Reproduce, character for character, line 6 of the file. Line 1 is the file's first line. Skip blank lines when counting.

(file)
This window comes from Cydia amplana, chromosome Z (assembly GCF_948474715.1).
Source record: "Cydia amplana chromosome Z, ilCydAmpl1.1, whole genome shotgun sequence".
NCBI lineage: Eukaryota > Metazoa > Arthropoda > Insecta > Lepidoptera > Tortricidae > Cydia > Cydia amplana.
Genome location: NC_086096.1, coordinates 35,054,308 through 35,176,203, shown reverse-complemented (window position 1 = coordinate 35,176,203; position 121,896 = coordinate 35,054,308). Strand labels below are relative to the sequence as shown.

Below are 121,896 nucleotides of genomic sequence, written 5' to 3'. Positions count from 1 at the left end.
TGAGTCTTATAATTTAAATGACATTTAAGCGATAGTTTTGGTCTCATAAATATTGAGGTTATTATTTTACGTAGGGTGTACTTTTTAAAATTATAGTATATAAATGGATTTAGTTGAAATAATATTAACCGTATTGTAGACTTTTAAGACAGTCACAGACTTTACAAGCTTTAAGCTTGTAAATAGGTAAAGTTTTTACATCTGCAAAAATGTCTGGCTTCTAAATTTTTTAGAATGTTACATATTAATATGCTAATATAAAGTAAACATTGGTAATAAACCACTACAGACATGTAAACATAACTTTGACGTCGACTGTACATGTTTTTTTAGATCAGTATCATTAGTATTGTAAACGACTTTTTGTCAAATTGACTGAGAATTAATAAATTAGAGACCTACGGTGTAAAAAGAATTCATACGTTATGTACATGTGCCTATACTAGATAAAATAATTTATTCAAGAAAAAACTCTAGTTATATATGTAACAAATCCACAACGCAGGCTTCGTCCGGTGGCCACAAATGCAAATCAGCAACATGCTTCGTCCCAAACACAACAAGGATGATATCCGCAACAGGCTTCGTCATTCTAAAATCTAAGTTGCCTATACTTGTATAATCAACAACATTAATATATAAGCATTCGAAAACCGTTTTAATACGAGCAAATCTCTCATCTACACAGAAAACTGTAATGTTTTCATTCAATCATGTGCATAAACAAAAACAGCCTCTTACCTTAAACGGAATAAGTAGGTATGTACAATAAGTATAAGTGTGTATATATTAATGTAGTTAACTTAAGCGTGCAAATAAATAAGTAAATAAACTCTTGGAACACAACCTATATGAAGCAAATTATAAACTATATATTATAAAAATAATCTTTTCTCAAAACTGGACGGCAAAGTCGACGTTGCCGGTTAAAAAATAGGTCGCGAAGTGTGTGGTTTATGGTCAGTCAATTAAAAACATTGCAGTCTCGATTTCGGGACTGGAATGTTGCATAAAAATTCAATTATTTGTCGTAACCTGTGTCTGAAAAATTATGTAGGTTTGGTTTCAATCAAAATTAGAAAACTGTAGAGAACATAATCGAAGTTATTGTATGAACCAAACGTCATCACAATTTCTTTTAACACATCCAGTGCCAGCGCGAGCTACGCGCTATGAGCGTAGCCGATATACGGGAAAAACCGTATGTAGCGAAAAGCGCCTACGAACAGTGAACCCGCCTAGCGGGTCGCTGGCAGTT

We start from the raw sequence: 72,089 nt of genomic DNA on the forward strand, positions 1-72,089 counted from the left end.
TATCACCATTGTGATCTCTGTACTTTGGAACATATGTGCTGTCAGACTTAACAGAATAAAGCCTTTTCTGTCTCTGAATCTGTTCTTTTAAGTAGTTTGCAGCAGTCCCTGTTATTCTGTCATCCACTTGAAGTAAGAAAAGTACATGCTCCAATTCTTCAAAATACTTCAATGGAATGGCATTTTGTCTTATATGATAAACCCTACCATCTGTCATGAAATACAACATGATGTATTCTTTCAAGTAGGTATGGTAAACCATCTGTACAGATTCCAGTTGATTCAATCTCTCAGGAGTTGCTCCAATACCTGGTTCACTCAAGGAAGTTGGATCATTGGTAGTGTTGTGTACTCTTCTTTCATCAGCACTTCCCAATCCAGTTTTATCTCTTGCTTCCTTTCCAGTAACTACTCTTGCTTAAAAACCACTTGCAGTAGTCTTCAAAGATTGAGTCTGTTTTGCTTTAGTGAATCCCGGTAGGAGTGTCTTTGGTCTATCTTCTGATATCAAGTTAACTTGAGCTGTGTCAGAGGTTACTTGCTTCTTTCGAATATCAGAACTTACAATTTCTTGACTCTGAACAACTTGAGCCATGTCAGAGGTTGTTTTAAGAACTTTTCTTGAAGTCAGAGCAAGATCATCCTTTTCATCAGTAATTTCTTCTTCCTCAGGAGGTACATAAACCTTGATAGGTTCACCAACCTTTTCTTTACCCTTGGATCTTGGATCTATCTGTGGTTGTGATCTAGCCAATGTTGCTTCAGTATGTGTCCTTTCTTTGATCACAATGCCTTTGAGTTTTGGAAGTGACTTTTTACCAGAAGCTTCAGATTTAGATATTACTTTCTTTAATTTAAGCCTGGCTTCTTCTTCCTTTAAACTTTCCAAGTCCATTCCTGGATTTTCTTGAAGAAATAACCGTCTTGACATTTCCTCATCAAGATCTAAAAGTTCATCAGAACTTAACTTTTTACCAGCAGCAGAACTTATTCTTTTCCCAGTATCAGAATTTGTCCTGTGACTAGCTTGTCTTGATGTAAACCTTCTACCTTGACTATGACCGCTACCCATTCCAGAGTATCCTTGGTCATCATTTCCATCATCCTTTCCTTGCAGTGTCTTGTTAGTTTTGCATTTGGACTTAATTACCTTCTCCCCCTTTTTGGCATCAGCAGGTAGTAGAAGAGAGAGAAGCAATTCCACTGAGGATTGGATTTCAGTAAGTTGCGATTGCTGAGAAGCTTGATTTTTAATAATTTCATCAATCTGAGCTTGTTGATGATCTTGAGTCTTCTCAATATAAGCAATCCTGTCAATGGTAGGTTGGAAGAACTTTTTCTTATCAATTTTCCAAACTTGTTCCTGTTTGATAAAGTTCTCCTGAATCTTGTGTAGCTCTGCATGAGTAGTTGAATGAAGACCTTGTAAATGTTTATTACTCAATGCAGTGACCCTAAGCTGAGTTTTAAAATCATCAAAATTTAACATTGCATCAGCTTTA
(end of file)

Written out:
TGAGTCTTATAATTTAAATGACATTTAAGCGATAGTTTTGGTCTCATAAATATTGAGGTTATTATTTTACGTAGGGTGTACTTTTTAAAATTATAGTATATAAATGGATTTAGTTGAAATAATATTAACCGTATTGTAGACTTTTAAGACAGTCACAGACTTTACAAGCTTTAAGCTTGTAAATAGGTAAAGTTTTTACATCTGCAAAAATGTCTGGCTTCTAAATTTTTTAGAATGTTACATATTAATATGCTAATATAAAGTAAACATTGGTAATAAACCACTACAGACATGTAAACATAACTTTGACGTCGACTGTACATGTTTTTTTAGATCAGTATCATTAGTATTGTAAACGACTTTTTGTCAAATTGACTGAGAATTAATAAATTAGAGACCTACGGTGTAAAAAGAATTCATACGTTATGTACATGTGCCTATACTAGATAAAATAATTTATTCAAGAAAAAACTCTAGTTATATATGTAACAAATCCACAACGCAGGCTTCGTCCGGTGGCCACAAATGCAAATCAGCAACATGCTTCGTCCCAAACACAACAAGGATGATATCCGCAACAGGCTTCGTCATTCTAAAATCTAAGTTGCCTATACTTGTATAATCAACAACATTAATATATAAGCATTCGAAAACCGTTTTAATACGAGCAAATCTCTCATCTACACAGAAAACTGTAATGTTTTCATTCAATCATGTGCATAAACAAAAACAGCCTCTTACCTTAAACGGAATAAGTAGGTATGTACAATAAGTATAAGTGTGTATATATTAATGTAGTTAACTTAAGCGTGCAAATAAATAAGTAAATAAACTCTTGGAACACAACCTATATGAAGCAAATTATAAACTATATATTATAAAAATAATCTTTTCTCAAAACTGGACGGCAAAGTCGACGTTGCCGGTTAAAAAATAGGTCGCGAAGTGTGTGGTTTATGGTCAGTCAATTAAAAACATTGCAGTCTCGATTTCGGGACTGGAATGTTGCATAAAAATTCAATTATTTGTCGTAACCTGTGTCTGAAAAATTATGTAGGTTTGGTTTCAATCAAAATTAGAAAACTGTAGAGAACATAATCGAAGTTATTGTATGAACCAAACGTCATCACAATTTCTTTTAACACATCCAGTGCCAGCGCGAGCTACGCGCTATGAGCGTAGCCGATATACGGGAAAAACCGTATGTAGCGAAAAGCGCCTACGAACAGTGAACCCGCCTAGCGGGTCGCTGGCAGTT